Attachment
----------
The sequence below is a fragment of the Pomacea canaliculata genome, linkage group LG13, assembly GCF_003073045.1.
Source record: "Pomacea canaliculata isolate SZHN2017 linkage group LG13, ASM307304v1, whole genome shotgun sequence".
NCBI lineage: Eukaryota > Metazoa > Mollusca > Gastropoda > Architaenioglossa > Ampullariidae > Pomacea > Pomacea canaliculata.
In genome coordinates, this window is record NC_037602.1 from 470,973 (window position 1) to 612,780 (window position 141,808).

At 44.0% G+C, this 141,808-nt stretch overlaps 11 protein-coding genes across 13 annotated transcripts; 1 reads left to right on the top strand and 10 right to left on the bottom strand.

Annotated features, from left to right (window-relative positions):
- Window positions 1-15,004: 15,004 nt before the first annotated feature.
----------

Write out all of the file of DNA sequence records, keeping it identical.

The sequence below is a fragment of the Pomacea canaliculata genome, linkage group LG13, assembly GCF_003073045.1.
Source record: "Pomacea canaliculata isolate SZHN2017 linkage group LG13, ASM307304v1, whole genome shotgun sequence".
NCBI lineage: Eukaryota > Metazoa > Mollusca > Gastropoda > Architaenioglossa > Ampullariidae > Pomacea > Pomacea canaliculata.
In genome coordinates, this window is record NC_037602.1 from 470,973 (window position 1) to 612,780 (window position 141,808).

At 44.0% G+C, this 141,808-nt stretch overlaps 11 protein-coding genes across 13 annotated transcripts; 1 reads left to right on the top strand and 10 right to left on the bottom strand.

Annotated features, from left to right (window-relative positions):
- Window positions 1-15,004: 15,004 nt before the first annotated feature.